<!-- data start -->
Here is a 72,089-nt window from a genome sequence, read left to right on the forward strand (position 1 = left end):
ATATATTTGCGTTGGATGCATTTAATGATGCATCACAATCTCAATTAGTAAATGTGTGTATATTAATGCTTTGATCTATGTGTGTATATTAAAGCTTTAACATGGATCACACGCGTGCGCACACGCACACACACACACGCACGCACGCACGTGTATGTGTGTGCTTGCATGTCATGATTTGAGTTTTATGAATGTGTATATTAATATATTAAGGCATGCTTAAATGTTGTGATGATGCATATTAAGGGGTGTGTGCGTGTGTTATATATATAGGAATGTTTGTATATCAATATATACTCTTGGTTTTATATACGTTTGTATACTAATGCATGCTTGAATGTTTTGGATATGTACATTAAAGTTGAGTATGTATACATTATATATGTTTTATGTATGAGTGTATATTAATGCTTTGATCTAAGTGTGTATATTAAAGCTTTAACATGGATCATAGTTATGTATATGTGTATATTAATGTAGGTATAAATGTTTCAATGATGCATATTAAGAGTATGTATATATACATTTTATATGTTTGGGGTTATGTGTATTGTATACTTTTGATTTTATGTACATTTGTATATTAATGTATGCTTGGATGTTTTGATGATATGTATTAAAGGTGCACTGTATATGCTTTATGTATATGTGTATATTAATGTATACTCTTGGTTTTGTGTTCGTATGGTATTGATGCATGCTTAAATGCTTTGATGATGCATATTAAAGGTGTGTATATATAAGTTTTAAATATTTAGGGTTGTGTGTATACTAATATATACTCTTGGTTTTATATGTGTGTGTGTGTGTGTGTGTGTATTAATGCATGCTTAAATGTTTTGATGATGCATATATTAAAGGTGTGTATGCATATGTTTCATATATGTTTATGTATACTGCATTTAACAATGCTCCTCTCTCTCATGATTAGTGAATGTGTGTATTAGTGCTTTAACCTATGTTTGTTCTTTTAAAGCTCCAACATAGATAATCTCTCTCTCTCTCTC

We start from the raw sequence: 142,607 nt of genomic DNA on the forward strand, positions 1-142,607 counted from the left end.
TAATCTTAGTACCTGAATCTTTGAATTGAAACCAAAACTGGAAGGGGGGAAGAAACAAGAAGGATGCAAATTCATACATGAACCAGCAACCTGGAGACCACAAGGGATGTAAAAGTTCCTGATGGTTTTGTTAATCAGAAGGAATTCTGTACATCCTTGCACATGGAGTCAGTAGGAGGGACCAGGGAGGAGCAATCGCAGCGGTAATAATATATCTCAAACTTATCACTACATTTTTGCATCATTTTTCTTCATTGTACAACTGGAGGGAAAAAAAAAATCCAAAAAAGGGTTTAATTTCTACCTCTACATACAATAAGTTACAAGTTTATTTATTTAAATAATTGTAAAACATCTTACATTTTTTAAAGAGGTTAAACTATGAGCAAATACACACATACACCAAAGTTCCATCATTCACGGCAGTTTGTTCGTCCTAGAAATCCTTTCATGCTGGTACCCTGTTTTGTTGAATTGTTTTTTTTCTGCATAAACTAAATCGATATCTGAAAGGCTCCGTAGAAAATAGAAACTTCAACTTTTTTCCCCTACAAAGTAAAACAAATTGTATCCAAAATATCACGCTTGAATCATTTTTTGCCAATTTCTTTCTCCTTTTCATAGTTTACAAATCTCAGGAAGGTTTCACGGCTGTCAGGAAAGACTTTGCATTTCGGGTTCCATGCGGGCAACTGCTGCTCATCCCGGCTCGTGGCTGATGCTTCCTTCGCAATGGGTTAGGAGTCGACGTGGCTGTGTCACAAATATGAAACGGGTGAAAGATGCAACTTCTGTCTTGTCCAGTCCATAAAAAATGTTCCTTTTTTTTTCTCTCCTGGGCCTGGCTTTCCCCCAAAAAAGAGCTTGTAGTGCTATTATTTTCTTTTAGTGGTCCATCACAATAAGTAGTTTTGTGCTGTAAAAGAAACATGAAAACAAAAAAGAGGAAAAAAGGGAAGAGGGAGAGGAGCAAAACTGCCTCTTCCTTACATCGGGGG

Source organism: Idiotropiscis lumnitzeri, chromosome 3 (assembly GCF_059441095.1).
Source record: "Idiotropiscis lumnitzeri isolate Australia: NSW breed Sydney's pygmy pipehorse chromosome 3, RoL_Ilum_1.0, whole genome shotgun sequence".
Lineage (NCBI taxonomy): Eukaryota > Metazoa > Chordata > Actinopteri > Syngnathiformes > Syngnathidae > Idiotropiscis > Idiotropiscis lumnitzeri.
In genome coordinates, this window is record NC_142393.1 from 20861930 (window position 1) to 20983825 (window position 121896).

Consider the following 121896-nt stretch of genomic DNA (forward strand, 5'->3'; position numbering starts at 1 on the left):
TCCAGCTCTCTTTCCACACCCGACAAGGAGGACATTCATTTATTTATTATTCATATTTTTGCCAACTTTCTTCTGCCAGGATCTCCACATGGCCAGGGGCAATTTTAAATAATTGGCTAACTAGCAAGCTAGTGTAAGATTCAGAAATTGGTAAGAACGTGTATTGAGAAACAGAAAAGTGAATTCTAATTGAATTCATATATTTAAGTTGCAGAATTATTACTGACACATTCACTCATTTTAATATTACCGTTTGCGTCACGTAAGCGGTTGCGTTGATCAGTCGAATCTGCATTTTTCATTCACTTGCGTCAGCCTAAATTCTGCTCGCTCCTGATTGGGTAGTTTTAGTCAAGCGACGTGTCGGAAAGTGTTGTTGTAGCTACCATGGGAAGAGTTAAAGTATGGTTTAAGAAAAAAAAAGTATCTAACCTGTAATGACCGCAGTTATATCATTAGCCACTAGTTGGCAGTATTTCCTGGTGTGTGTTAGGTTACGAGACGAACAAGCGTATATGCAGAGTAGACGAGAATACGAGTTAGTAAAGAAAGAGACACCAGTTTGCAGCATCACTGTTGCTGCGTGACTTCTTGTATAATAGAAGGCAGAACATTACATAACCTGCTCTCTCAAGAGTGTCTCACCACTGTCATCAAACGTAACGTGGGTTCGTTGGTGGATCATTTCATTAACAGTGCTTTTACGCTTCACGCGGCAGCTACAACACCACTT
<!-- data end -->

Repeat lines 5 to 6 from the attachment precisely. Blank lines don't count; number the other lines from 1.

Source organism: Idiotropiscis lumnitzeri, chromosome 3 (assembly GCF_059441095.1).
Source record: "Idiotropiscis lumnitzeri isolate Australia: NSW breed Sydney's pygmy pipehorse chromosome 3, RoL_Ilum_1.0, whole genome shotgun sequence".